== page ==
It has been a tumultuous few months for the Reserve Bank of Australia (RBA), with the central bank continuously defying market expectations to reduce the official cash rate. The bank has been content to remain in wait-and-see mode and conserve ammunition as it assessed the impact of prior policy loosening. Board members argued that monetary policy was already loose enough to support economic growth and the weakened positive impacts of further monetary policy loosening didn’t outweigh the risks to the property market. This wait-and-see approach has been supported by the release of stronger than expected labour market, retail sales and inflation numbers over the last month.
Australia’s unemployment rate dropped to 6.1% in March from a revised 6.2% in February, as the economy added 37.7K jobs last month, more than doubling market expectations, and employment growth in February was revised much higher (42K vs. 15.6K). Not only did the economy add a substantial amount of jobs over the last two months, they largely considered of full-time employment which is more indicative of a healthy economy than persistent growth in part-time employment. 73.4K full-time jobs were added in February and March alone, with 31.5K being added in March and February’s figure was revised to 41.9K from 10.3K previously. Also, the labour force participation rate jumped to 64.8% in March from a revised 64.7% in February (the un-revised figure was 64.6%).
Also, headline Q1 CPI growth was 0.2% q/q and 1.3% y/y, beating an expected 0.1% q/q increase but matching the market’s expectations for a 1.3% y/y gain. The more important core-inflation figures were also slightly better than expected, with weighted mean CPI jumping 0.6% q/q and 2.4% y/y, beating expected increases of 0.5% and 2.3% respectively. The other measure of core inflation, trimmed mean inflation, came in at 0.6% q/q, matching expectations. While these numbers keep the door open for further policy loosening, the stable rate of consumer price growth within the RBA’s target range means it can opt to remain on the sidelines for the time being.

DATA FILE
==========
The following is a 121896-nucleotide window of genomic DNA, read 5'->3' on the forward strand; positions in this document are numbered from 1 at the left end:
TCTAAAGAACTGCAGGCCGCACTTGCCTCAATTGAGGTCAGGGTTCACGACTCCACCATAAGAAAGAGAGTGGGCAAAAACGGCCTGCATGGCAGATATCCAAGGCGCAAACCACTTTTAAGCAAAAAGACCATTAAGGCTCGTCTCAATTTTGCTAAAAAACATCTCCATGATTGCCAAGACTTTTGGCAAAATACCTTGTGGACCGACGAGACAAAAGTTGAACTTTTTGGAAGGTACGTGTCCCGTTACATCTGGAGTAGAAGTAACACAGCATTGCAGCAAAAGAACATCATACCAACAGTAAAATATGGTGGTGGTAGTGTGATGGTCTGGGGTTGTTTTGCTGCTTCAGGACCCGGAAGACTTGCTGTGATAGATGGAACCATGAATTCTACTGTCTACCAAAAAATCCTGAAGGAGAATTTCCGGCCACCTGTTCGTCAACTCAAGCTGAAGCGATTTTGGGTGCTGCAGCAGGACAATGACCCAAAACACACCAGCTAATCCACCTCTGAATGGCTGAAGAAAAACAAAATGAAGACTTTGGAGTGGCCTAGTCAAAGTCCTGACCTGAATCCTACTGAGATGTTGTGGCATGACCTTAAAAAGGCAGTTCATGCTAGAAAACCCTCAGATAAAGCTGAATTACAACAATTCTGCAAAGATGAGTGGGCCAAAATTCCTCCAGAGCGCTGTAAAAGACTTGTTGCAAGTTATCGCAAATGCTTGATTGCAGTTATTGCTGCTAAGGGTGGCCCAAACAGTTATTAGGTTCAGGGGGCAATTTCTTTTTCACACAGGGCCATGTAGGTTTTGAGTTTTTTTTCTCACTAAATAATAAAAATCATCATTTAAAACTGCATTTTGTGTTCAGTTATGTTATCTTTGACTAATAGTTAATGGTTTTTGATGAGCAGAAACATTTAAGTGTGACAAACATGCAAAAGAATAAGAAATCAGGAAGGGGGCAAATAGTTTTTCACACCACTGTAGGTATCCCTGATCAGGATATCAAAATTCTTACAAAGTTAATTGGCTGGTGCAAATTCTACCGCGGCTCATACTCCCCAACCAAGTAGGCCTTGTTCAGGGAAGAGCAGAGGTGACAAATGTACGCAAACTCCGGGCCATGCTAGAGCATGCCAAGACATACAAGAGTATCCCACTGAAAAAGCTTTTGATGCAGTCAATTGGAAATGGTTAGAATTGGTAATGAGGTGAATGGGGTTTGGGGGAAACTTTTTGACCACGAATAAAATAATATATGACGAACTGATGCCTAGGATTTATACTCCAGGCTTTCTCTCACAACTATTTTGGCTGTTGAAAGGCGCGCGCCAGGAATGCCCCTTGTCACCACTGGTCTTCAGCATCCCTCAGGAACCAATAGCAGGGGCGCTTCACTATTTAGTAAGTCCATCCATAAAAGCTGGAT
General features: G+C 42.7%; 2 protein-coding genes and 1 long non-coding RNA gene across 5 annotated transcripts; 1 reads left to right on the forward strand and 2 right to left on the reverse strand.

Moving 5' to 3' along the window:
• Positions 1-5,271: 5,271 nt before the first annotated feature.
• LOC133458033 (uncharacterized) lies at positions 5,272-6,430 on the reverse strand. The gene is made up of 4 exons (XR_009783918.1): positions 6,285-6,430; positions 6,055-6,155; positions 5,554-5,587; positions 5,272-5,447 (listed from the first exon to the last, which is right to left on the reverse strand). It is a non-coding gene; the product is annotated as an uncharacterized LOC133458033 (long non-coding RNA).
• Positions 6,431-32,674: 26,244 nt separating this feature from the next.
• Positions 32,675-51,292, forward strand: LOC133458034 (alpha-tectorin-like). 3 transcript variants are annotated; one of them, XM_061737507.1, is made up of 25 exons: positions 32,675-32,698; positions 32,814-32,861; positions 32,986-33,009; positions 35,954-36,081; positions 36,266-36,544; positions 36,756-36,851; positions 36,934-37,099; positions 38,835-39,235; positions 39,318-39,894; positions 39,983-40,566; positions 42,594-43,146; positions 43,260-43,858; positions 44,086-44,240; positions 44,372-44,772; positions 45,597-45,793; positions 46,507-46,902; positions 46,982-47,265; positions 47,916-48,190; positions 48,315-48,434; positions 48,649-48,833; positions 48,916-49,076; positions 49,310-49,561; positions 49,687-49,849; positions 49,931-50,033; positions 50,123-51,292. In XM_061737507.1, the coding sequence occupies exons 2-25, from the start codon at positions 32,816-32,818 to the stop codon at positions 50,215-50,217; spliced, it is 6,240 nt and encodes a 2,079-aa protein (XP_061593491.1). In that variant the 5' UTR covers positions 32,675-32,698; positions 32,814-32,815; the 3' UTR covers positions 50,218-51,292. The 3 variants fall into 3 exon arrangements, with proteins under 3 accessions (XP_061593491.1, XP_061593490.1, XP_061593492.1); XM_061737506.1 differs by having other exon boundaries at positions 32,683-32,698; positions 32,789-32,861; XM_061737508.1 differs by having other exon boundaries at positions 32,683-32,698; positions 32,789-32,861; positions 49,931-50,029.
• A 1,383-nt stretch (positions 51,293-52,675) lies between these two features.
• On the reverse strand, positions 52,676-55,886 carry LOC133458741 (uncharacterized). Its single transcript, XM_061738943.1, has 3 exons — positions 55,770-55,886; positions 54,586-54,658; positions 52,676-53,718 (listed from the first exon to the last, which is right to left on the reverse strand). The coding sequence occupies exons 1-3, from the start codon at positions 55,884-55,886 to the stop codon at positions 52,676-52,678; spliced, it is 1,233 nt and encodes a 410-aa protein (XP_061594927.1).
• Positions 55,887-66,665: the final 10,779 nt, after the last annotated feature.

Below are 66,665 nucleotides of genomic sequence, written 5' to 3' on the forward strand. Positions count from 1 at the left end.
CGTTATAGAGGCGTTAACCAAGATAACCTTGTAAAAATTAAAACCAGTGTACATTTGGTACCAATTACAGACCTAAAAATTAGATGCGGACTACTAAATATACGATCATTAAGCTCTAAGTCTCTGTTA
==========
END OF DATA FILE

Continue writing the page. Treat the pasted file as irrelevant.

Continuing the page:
However, it may finally be time for the RBA to loosen monetary policy amid a lack of economic activity in non-resource parts of the economy and a strengthening exchange rate, despite last month’s encouraging retail sales and labour market data. According to the OIS market Down Under, there’s around an 80% chance – up from around 60% at the end of last week - that the bank will lower the OCR to 2.00% and 24 of 28 economists surveyed by Bloomberg forecast the RBA to cut the official cash rate by 25 basis points.
One reason why the market is so dovish this time around is because of some recent strength in the Australian dollar and the need for a lower exchange rate to promote economic activity. Since the bank last met the AUD has fallen further away from what the RBA classifies as it fundamental value, largely because it hasn’t sunk alongside commodity prices recently. Even a somewhat dovish outlook surrounding interest rates in Australia isn’t enough to deter yield seekers, as it’s nothing compared with extreme monetary policy loosening in other parts of the world. With this at the back of everyone’s mind, if the RBA doesn’t cut interest rates this time around it risks sparking a serious rally in the Australian dollar, especially given how dovish the market is about Tuesday’s meeting. So, the bank may have no choice but to lower the OCR and verbally assault the aussie once again.
What does this mean for the Australian dollar?
With the vast majority of the market expecting the RBA to loosen monetary policy on Tuesday, AUD bears are at risk if the bank elects to remain on hold. In this case we would expect to see a substantial and sustained rally in the Australian dollar, possibly creating a new range above 0.8000 in the near-term. The RBA, however, would be acutely aware of this and it may factor into its policy decision. If the bank does cut interest rates and verbally assaults the aussie once more it may succeed in pushing AUD closer to what the RBA sees as its fundamental value.